Introducing the essentials of modern geochemistry for students across the Earth and environmental sciences, this new edition emphasises the general principles of this central discipline. Focusing on inorganic chemistry, Francis Albarède's refreshing approach is brought to topics that range from measuring geological time to the understanding of climate change. The author leads the student through the necessary mathematics to understand the quantitative aspects of the subject in an easily understandable manner. The early chapters cover the principles and methods of physics and chemistry that underlie geochemistry, to build the students' understanding of concepts such as isotopes, fractionation, and mixing. These are then applied across many of the environments on Earth, including the solid Earth, rivers, and climate, and then extended to processes on other planets. Three new chapters have been added – on stable isotopes, biogeochemistry, and environmental geochemistry. End-of-chapter student exercises, with solutions available online, are also included.
This book provides a comprehensive overview of reaction processes in the Earth's crust and on its surface, both in the laboratory and in the field. A clear exposition of the underlying equations and calculation techniques is balanced by a large number of fully worked examples. The book uses The Geochemist's Workbench® modeling software, developed by the author and already installed at over 1000 universities and research facilities worldwide. Since publication of the first edition, the field of reaction modeling has continued to grow and find increasingly broad application. In particular, the description of microbial activity, surface chemistry, and redox chemistry within reaction models has become broader and more rigorous. These areas are covered in detail in this new edition, which was originally published in 2007. This text is written for graduate students and academic researchers in the fields of geochemistry, environmental engineering, contaminant hydrology, geomicrobiology, and numerical modeling.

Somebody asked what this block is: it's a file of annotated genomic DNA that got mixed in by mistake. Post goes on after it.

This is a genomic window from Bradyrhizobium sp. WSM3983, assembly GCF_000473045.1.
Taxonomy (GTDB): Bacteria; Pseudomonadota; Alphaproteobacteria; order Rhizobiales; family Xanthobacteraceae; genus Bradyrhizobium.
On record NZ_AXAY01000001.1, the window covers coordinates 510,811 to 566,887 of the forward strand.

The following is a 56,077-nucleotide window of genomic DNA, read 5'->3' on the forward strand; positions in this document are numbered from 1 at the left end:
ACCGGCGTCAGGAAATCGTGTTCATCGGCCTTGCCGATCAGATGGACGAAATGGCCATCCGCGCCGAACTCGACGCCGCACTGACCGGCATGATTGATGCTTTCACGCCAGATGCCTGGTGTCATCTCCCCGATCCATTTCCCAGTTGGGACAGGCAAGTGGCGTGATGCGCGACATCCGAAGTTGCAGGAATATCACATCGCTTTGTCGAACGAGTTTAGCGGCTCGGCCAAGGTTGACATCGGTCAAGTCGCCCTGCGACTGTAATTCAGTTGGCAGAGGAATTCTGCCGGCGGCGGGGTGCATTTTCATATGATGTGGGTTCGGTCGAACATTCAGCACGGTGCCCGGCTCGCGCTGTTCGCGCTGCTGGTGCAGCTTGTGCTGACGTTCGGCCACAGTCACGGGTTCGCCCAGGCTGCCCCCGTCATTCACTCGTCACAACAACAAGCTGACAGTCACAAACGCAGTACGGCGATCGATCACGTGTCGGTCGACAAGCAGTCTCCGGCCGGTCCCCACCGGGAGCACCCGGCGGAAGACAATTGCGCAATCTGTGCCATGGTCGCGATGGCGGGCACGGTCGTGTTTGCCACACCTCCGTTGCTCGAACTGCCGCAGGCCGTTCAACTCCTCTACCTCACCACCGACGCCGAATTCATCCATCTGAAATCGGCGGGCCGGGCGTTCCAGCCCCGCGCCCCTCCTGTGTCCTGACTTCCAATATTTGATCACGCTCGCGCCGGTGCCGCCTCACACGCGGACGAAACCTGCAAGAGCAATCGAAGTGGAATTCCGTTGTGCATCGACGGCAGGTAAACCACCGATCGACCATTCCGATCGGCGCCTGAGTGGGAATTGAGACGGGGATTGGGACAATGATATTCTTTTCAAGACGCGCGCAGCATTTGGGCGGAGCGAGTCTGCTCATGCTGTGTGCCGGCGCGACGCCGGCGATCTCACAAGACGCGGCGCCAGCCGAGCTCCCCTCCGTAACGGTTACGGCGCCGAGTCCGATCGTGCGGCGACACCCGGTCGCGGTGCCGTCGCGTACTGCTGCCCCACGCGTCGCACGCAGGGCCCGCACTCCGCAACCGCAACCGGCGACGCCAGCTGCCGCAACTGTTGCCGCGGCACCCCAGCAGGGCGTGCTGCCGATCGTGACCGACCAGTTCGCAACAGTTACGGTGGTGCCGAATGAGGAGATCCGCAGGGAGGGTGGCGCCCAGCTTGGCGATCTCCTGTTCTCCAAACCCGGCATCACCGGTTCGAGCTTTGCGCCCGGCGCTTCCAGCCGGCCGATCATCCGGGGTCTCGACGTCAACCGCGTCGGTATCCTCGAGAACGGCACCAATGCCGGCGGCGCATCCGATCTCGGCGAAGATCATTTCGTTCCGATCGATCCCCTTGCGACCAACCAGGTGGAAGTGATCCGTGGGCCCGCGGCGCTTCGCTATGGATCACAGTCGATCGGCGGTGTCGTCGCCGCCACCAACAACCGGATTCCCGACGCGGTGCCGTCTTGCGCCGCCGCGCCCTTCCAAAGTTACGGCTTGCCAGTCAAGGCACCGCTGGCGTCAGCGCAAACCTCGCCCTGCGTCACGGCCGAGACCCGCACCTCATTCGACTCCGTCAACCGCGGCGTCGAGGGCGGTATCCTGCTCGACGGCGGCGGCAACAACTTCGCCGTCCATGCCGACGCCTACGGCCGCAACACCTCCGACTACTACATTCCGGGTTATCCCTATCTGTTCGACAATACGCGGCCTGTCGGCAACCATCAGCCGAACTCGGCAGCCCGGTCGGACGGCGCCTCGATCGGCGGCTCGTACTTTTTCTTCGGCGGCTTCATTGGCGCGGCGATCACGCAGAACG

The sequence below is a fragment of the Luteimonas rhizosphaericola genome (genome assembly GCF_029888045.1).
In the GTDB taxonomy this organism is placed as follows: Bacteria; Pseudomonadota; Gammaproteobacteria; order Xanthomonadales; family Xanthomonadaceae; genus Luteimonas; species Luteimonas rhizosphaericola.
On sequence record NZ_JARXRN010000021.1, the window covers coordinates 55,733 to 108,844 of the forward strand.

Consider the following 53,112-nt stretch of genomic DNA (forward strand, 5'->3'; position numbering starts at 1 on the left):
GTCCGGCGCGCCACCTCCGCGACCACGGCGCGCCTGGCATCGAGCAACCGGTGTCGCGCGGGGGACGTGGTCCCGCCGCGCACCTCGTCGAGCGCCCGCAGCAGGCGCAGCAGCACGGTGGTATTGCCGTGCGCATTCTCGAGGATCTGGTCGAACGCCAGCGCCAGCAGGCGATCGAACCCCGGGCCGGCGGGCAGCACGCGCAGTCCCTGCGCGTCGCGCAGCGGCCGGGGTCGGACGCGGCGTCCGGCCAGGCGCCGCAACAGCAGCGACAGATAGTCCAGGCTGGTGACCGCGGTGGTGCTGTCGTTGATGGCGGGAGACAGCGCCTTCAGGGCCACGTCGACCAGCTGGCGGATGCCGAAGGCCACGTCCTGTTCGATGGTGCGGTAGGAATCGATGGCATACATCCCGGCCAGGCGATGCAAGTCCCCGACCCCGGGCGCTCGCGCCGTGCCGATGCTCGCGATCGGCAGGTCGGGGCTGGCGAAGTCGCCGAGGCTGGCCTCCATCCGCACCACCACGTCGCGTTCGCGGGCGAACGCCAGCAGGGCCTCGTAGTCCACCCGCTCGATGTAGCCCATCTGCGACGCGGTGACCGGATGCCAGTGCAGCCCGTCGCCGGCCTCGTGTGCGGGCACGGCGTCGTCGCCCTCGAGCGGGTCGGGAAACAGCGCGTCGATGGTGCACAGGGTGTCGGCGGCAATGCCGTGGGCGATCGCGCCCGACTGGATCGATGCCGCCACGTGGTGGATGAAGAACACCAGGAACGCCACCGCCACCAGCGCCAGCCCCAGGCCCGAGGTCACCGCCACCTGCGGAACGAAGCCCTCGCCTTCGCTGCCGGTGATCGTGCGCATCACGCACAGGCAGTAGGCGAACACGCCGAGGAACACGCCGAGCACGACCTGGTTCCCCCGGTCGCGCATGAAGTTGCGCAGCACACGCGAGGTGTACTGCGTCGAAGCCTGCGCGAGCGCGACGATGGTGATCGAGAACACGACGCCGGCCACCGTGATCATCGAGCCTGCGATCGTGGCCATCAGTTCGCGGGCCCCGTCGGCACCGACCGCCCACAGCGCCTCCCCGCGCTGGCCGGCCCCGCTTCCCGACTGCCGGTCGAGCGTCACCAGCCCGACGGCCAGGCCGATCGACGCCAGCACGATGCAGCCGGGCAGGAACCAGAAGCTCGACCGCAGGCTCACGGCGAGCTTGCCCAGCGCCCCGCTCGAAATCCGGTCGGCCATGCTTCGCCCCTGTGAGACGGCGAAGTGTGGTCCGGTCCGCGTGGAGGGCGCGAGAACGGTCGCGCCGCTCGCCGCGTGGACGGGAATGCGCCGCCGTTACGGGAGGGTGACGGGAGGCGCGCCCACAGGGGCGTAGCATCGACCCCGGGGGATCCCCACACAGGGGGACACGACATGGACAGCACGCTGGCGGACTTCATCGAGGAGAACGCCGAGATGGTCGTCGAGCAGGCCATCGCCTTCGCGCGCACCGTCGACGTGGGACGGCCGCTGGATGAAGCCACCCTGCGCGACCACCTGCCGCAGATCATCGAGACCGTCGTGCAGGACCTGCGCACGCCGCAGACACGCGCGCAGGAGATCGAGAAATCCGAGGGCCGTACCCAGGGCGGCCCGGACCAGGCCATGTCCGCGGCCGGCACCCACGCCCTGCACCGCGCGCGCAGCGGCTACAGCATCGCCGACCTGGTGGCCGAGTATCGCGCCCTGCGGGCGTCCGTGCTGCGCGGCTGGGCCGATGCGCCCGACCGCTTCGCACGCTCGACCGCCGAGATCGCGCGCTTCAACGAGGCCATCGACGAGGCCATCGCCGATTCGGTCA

Safeguarding economic prosperity, whilst protecting human health and the environment, is at the forefront of scientific and public interest. This book provides a practical and balanced view on toxicology, control, risk assessment and risk management, addressing the interplay between science and public health policy. This revised edition provides a detailed analysis on chemical and by-product exposure, how they enter the body and the suitability of imposed safety limits. Chapters on dose, with particular emphasis on children and vulnerable subpopulations, reproductive and developmental toxicants and toxicity testing are included. With updated and comprehensive coverage of international developments of risk management and safety, this will have broad appeal to researchers and professionals involved in chemical safety and regulation as well as the general reader interested in environmental pollution and public health.
There is growing awareness that important environmental transformations are catalysed, mediated and influenced by microorganisms, and geomicrobiology can be defined as the influence of microorganisms on geologic processes. This is probably the most rapidly growing area of microbiology at present, combining environmental and molecular microbiology together with significant areas of mineralogy, geochemistry and hydrology. This volume focuses on the function of microorganisms in the environment and their influence on 'global' processes. It will include state-of-the art approaches to visualisation, culture and identification, community interactions and gene transfer, and diversity studies in relation to key processes. This overview for researchers and graduate students will represent environmental microbiology in its broadest sense and help to promote exciting collaborations between microbiologists and those in complementary physical and chemical disciplines.
Understanding Environmental Pollution systematically introduces pollution issues to students and others with little scientific background. The first edition received excellent reviews, and the newedition has been completely refined and updated. The book moves from the definition of pollution and how pollutants behave, to air and water pollution basics, pollution and global change, solid waste, and pollution in the home. It also discusses persistent and bioaccumulative chemicals, and pesticides, and it places greater stress on global pollutants. The relationship between energy generation and use, and pollution is stressed, as well as the importance of going beyond pollution control, to pollution prevention. Impacts on human and environmental health are emphasized throughout. Students are often invited to come to their own conclusions after having been presented with a variety of opinions. This textbook provides the basic concepts of pollution, toxicology and risk assessment for non-science majors as well as environmental science students.